"My playlist starts with AC/DC and ends with Zeppelin"
In 1992, conservative commentator and failed presidential candidate Pat Buchanan fired up the Republican convention with a speech warning of a "cultural war." He slammed the Democrats as the party that favored abortion rights, full equality for women, and the "homosexual rights movement." Liberal columnist Molly Ivins said at the time his remarks "probably sounded better in the original German." The speech has drawn notice again recently, because views that were controversial among Republicans at the time are now enshrined in the party platform.
Rep. Paul Ryan, current GOP presidential nominee Mitt Romney's running mate, was only 22 years old when Buchanan gave that speech. The Wisconsin Republican, who chairs the House budget committee, mostly shied away from cultural issues in his own remarks last night at the party convention in Tampa, though he did refer to the former Massachusetts governor as "a defender of marriage." But aside from a fresh face, rock-hard abs, and a smoother tone, Ryan made clear there's another difference between him and a previous generation of conservatives: He listens to hard rock.
Ryan even chided the guy at the top of the ticket about their evidently divergent music tastes. "There are the songs on [Romney's] iPod, which I've heard on the campaign bus and on many hotel elevators," Ryan told the convention. "He actually urged me to play some of these songs at campaign rallies. I said, I hope it's not a deal-breaker Mitt, but my playlist starts with AC/DC, and ends with Zeppelin." So there you have it: Macho white rock bands from the '60s and '70s, the taste of a new generation. (And as many on Twitter pointed out last night, "Zeppelin" would only take Ryan to the "L" section of his iPod.)
Much love to AC/DC or Led Zeppelin, but neither band should signify youth or hipness in an even halfway rational world. To be sure, they're an abrupt change from the tastes of a guy like Buchanan, who once slammed "music that extols social chaos." But Zep's Jimmy Page is three years older than Romney. All of those two bands' original members would be at or approaching the age for Social Security, which Ryan proposed turning into a 401(k)-like arrangement right before everyone's 401(k)s went bust in the financial crisis. And have you seen the charts lately? The kids aren't exactly listening to loud guitar bands in our contemporary era, and, y'know, they're all right.
The comments come amid an election-season divvying up of musical supporters. Devo and Ry Cooder have written songs inspired by the story of Mitt Romney's late family dog, Seamus, who reportedly made a 12-hour trip from Boston to Ontario in a dog carrier on the roof of the car. Foo Fighters — and, um, Jack Johnson, Asher Roth, and Motion City Soundtrack — are set to play a fundraiser for President Obama during next week's Democratic convention, while the National and Chris Cornell are playing another Obama event on September 1. The incumbent has also reached out to DJs, and of course, he has sung Al Green, given Bob Dylan a medal, and, you know, actually acknowledged African-American recording artists exist, albeit sometimes clumsily. The Republicans, for their part, have Kid Rock, 3 Doors Down, and Taylor Hicks, among others. Romney says he likes the Killers, and the Vegas band are trying to stay out of it ("Anyone's allowed to like us," bassist Mark Stoermer told Rolling Stone).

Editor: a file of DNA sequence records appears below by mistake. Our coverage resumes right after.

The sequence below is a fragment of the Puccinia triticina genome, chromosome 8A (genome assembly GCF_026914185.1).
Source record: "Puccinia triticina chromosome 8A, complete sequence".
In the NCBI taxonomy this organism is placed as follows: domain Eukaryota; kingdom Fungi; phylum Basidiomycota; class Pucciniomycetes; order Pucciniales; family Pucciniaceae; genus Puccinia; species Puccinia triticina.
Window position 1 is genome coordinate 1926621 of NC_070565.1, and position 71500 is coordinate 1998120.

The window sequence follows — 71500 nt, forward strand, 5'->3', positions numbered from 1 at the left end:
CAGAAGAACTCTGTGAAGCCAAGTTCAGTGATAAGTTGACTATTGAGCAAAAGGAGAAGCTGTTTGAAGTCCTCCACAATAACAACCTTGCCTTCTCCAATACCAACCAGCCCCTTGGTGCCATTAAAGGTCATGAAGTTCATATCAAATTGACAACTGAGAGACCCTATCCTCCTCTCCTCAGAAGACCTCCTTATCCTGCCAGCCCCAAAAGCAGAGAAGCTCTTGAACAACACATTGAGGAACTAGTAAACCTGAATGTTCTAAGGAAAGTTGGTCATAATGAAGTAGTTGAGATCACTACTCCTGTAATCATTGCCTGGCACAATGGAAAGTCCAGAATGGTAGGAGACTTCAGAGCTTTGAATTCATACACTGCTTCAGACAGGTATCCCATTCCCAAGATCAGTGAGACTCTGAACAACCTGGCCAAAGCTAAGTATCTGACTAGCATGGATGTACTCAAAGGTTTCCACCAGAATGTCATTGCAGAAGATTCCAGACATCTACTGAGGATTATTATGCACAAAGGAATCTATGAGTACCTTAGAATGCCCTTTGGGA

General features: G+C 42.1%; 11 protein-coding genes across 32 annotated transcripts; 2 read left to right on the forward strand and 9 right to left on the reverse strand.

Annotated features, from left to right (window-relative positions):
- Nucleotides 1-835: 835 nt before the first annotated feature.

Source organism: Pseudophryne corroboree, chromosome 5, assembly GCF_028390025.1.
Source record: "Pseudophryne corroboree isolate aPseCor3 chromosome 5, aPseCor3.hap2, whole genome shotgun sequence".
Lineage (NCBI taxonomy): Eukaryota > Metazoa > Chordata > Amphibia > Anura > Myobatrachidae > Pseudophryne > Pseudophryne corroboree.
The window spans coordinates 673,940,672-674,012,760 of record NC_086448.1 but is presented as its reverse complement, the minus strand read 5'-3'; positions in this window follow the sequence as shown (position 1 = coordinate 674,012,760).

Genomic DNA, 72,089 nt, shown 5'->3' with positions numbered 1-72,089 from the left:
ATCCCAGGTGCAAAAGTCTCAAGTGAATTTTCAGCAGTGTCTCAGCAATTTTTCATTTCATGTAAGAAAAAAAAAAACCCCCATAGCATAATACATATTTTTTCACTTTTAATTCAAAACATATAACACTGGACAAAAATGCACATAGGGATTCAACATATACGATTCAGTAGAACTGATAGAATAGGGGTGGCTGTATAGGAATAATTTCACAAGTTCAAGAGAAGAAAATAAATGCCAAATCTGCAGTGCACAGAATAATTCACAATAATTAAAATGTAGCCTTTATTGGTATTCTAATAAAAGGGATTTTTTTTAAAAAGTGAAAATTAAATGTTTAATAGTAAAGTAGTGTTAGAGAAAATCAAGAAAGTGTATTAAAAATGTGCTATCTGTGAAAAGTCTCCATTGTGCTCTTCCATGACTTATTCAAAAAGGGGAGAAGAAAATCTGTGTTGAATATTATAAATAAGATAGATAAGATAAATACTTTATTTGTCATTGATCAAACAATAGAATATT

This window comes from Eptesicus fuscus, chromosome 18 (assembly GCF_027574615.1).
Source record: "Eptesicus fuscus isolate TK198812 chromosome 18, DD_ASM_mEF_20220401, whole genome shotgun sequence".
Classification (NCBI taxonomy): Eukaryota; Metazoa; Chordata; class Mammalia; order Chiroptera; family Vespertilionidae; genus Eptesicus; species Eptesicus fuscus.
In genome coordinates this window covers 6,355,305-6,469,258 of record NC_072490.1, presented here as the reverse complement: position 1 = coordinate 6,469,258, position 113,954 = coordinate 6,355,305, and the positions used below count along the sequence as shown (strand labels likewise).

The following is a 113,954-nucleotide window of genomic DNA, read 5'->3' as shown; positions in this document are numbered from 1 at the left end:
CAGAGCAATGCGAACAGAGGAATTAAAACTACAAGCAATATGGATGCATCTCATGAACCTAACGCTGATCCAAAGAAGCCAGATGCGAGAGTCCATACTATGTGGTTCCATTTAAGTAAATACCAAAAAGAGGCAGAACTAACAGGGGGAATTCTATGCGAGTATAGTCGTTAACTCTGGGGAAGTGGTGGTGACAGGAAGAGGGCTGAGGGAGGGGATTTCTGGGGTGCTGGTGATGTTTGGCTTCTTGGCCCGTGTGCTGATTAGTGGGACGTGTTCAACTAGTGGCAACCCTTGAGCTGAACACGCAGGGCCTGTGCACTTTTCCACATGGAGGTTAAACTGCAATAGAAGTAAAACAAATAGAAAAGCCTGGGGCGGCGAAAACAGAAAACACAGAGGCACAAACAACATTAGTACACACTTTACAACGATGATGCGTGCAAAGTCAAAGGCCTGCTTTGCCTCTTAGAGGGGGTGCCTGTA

This isn't Ryan's first time un-self-awarely discussing his controversially pro-rockin' stance as if it somehow makes him up-to-date anywhere other than in the town from Footloose or a darkened room with 79-year-old casino magnate Sheldon Adelson, who has pledged up to $100 million to defeat Obama. After Ryan listed Rage Against the Machine among his favorite bands (along with the Grateful Dead, Metallica, and more), the vocally left-wing band's guitarist Tom Morello shot back that the vice-presidential candidate is the "embodiment of the machine that our music has been raging against for two decades." More recently, Twisted Sister's Dee Snider decried Ryan's use of his band's 1984 anthem "We're Not Gonna Take It."
What's really laughable, though, isn't that the rockers Ryan loves often turn out to be liberals in real life. Music is music, after all. No, what's bizarre is that Ryan is as far to the right on many social issues as Buchanan and his heirs — including Missouri Rep. Todd Akin, who recently said women can't pregnant from "legitimate rape" and who co-sponsored a bill with Ryan that would have given a fertilized egg the full rights of the woman who carries it. No less a hipster than Newt Gingrich infamously called Ryan's budget proposal "right-wing social engineering."
What's surprising about a guy who's stuck in the past listening to music that's decades old? Just because it's from before some of us were born instead of from the Paleolithic era isn't much of an improvement. As a band Ryan might've heard of would say: Meet the new boss, the same as the old boss, in that neither knows what we mean we say "Bawse." What's "LMFAO" in German?